Michel Shane and Anthony Romano (I Robot, Catch Me if You Can) managed to get Variety‘s Dave McNary to write about how they’re developing Lifeboat 13, which is based on the WWII story of the four chaplains of different faiths who gave their lives during the 1943 sinking of the Dorchester after it was torpedoed by a German sub.

Read these two summaries of the four chaplains saga — — Wikipedia’s and this other hokey one — and tell me where the movie is. Wartime self-sacrifice deservedly wins medals, but a willingness to die so that other might live does not make for an interesting story in and of itself. Touching, yes, but certainly sad, but in a generic wartime sense. Their sacrifice lacks intimacy and therefore meaning, I would argue. Leonardo DiCaprio‘s Jack Dawson realizing Kate Winslet‘s Rose has to float on the wooden chest alone or they’ll both die of hypothermia has that element. Four men of the cloth helping and saving others from death is the stuff of war monuments, not movies.
On top of which the basic bones of the four chaplains story are nowhere near as interesting as the story used for Abandon Ship! (or Seven Waves Away), a 1957 black-and-white Tyrone Power film about a shipwrecked captain forced to order survivors out of an overcrowded lifeboat in order to save most of the others. Now that‘s a story! And there’s no way this sappy four chaplains movie will be half as interesting as Alfred Hitchcock‘s Lifeboat. Walter Slezak‘s character alone makes that film play nearly as well today as ti did in ’43.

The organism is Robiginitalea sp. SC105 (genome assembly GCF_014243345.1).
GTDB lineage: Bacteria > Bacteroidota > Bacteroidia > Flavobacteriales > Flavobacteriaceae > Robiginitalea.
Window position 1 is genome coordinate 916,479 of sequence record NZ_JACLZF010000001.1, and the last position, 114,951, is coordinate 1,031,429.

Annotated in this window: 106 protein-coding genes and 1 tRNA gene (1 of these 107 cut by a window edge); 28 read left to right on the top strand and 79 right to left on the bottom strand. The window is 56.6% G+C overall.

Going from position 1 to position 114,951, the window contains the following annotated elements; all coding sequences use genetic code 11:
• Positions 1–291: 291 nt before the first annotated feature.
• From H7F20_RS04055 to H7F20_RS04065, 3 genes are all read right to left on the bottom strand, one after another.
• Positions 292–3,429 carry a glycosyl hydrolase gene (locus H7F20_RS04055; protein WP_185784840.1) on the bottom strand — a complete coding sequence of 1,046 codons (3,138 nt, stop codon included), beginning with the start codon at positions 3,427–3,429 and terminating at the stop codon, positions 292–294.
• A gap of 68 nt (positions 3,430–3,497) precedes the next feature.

So no intended offense but my advice to Shane and Romano is to pull the plug on their project. Forget it. The only people who might want to see a movie about the four chaplains being God’s good samaritans and then willingly freezing and drowning to death so that some of their fellow soldiers might live (even though dozens died anyway from hypothermia when they went into the water) will be the over-60 crowd and John McCain voters…maybe.